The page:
We consider the notion of a
non-interactive key exchange (NIKE)
. A NIKE scheme allows a party
to compute a common shared key with another party
’s public key and
’s secret key alone. This computation requires no interaction between
, a feature which distinguishes NIKE from regular (i.e., interactive) key exchange not only quantitatively, but also qualitatively.
Our first contribution is a formalization of NIKE protocols as ideal functionalities in the Universal Composability (UC) framework. As we will argue, existing NIKE definitions (all of which are game-based) do not support a modular analysis either of NIKE schemes themselves, or of the use of NIKE schemes. We provide a simple and natural UC-based NIKE definition that allows for a modular analysis both of NIKE schemes and their use in larger protocols.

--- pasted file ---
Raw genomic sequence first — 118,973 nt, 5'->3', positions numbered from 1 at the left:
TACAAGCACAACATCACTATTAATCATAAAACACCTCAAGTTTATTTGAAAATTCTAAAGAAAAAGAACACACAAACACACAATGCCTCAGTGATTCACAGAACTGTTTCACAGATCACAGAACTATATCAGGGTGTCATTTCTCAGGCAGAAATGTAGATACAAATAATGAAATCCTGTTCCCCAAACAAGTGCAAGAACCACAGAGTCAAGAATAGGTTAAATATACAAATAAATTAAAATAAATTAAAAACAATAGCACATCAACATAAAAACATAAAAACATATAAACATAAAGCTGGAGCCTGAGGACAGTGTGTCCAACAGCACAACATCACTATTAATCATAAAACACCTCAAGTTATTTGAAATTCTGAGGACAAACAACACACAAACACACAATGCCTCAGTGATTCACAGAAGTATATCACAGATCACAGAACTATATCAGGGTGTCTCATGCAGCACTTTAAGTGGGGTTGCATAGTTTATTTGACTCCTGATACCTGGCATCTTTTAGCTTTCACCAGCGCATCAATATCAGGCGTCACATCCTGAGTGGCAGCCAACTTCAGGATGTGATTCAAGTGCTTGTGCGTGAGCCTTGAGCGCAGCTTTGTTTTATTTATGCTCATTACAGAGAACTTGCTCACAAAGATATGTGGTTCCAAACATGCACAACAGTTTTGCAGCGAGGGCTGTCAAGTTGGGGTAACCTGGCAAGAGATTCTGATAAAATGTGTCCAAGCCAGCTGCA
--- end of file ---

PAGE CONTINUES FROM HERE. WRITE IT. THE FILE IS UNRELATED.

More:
We investigate the properties of our new definition, and in particular its relation to existing game-based NIKE definitions. We find that
(a) game-based NIKE security is equivalent to UC-based NIKE security against
(b) UC-NIKE security against adaptive corruptions
be achieved without additional assumptions (but
be achieved in the random oracle model).
Our results suggest that our UC-based NIKE definition is a useful and simple abstraction of non-interactive key exchange.